WILMINGTON, N.C. — Bradley Carter is a Wilmington-based abstract artist who utilizes his emotions to fuel his artwork. When COVID-19 hit, it was hard for him and so many other artists to stay focused, passionate, and inspired.
“It’s how you interpret or how you deal with and work with the world,” Carter says. “But when the world kind of slowed down, shows stopped, galleries stopped, and so do I just keep creating?”
Carter says he even took a break from painting toward the beginning of the pandemic, which he says didn’t help.
“So you slow down on creating, and it becomes this downward spiral, and then you start getting depressed because you’re not painting, you’re not creating so it’s difficult,” he says.
But eventually that break allowed him to gain a new perspective and bring that back to the canvas. However, getting back into the swing of things is just step one. Soon, Carter had to consider money.
“It can be difficult but also if you’re running the business, you got to figure out how to make money,” Carter says. “[You] got to figure out how to get to your audience and that’s extremely difficult for everybody.”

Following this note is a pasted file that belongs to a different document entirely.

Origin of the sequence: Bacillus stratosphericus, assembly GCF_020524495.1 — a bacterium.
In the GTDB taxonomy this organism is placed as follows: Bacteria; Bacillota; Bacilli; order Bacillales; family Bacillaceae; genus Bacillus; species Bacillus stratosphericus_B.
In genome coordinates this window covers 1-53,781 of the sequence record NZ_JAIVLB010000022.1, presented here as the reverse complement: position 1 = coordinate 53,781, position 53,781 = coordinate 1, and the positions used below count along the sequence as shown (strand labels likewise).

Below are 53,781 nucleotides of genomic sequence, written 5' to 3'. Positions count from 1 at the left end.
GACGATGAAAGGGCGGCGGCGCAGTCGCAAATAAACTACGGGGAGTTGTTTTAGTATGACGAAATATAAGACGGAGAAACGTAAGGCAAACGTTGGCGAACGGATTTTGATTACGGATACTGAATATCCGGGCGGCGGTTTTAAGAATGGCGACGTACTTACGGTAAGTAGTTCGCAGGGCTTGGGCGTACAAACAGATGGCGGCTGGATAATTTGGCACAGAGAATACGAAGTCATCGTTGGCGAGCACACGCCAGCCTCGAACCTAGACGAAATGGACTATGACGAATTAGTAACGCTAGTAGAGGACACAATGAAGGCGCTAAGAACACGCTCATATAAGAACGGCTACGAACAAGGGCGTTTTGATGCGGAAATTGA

Art galleries have been trying their best to keep artists afloat during these uncertain times. Aside from opening on a limited basis, galleries are also doing virtual shows and even allowing viewers to virtually tour artists’ studios.
“You can still get a feel of what’s going on, but it still limits you a little, to get that connection. But again, technology is amazing to get people to integrate and stuff,” he adds.
Although he’s adapted to the new normal, Carter, like so many, just hopes that things return to normal soon.
“It was amazing to see all the galleries and stuff opening and all the people out and I just hope we don’t lose that because of the pandemic,” Carter says.